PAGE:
SBA looks to grow microlending, expand small business contracting


Expanding access to small loans and helping contractors get federal infrastructure work are priorities for the U.S. Small Business Administration in Louisiana, SBA regional administrator Ted James says. 

James, a Baton Rouge attorney and former state lawmaker, says about $2.5 billion in federal contracts went to Louisiana businesses last year. 

“Next year, I want to see 3.5,” James told the Rotary Club of Baton Rouge today. 

The recent federal infrastructure bill presents a “golden opportunity” for Louisiana businesses, James says, adding that he would hate to see out-of-state contractors gobbling up the work. Earning SBA certification helps a small business demonstrate that it’s able to do the work, which is why the agency is pushing certification across the state, he says. 

James also is pushing to expand microlending, which refers to SBA-backed loans that are capped at $50,000. A small business might use a microloan to buy a food truck or establish outdoor dining, for example.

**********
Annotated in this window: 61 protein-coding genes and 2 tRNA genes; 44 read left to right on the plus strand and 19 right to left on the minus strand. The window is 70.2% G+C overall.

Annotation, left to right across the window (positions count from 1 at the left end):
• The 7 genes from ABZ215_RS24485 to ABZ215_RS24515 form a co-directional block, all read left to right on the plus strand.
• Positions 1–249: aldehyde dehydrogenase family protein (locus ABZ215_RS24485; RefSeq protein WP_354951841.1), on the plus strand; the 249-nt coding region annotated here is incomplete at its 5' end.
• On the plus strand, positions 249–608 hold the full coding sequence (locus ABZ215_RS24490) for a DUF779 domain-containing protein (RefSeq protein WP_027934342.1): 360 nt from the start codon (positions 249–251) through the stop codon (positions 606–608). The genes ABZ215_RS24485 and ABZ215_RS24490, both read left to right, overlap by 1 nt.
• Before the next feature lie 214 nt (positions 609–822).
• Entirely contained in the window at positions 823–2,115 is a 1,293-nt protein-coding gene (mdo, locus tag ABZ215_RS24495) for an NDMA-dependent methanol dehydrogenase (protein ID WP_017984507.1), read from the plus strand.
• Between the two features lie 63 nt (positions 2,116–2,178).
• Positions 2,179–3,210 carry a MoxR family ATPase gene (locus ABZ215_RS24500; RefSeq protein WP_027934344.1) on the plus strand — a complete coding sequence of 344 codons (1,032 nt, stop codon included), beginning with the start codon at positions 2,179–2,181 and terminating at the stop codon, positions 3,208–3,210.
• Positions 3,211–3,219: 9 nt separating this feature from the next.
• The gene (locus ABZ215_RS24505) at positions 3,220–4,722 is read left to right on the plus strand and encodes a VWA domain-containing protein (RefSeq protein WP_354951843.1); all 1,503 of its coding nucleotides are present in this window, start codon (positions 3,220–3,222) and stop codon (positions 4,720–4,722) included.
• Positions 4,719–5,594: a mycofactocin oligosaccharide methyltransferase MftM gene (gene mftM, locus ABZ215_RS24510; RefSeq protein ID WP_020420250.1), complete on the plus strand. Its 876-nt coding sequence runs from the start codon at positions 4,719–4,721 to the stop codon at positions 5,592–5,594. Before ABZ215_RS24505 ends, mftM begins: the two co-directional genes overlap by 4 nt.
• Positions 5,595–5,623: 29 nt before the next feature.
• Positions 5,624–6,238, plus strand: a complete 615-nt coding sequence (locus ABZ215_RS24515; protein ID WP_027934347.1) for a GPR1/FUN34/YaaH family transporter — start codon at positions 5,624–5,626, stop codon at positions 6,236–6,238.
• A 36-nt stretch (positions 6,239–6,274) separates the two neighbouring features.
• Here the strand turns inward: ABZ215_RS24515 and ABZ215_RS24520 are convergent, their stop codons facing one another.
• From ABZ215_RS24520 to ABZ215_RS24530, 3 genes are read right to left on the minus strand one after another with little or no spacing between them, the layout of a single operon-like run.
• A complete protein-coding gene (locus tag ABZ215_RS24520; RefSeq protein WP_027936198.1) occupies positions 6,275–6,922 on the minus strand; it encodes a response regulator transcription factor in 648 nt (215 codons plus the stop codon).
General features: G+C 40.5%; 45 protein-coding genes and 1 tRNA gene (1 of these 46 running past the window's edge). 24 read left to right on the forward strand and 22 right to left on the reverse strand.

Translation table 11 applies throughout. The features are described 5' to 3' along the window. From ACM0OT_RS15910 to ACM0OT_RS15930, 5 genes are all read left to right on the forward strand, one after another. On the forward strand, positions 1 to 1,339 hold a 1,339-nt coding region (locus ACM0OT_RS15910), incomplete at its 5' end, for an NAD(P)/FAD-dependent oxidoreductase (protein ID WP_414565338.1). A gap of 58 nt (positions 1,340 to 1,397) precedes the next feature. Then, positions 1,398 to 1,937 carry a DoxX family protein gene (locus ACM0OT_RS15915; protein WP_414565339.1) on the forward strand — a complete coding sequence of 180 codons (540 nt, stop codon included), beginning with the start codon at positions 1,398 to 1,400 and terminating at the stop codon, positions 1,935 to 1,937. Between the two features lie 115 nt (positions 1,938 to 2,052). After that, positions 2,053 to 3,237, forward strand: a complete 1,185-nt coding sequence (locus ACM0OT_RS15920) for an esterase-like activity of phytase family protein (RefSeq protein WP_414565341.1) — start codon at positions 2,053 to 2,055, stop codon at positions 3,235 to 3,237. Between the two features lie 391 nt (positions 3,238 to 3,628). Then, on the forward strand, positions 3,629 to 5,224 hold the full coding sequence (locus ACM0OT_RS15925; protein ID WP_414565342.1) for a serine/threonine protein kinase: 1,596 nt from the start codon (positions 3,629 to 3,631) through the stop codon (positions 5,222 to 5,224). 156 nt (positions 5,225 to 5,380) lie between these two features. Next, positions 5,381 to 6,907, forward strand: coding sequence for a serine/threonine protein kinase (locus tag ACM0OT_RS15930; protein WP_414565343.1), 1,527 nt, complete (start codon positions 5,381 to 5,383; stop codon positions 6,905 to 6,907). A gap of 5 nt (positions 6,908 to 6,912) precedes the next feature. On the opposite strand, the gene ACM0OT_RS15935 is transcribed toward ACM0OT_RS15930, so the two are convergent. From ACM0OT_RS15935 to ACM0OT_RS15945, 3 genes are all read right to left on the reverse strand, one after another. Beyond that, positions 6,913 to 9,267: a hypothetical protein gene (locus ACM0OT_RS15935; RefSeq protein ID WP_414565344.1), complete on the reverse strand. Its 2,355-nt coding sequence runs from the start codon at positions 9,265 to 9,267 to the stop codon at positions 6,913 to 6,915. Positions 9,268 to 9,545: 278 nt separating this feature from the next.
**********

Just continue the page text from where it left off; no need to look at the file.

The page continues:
“In Louisiana, our microlenders aren’t doing too great,” he says. 

James acknowledges that small loans aren’t good business for many banks, because the small return on investment may not be worth the time and effort. He says he tries to work with “mission-based” lenders that focus on providing capital to people and businesses that have trouble getting it. 

James also noted changes to SBA’s HUBZone program to promote small business growth in underutilized areas. Gov. John Bel Edwards’ administration is one of the first to apply for a new initiative to designate additional zones in rural areas with high unemployment, he says. 

James oversees SBA programs, offices, and operations in the SBA’s South Central region, which includes Louisiana, Arkansas, New Mexico, Oklahoma and Texas. The Biden administration named him to the role at the end of last year. 

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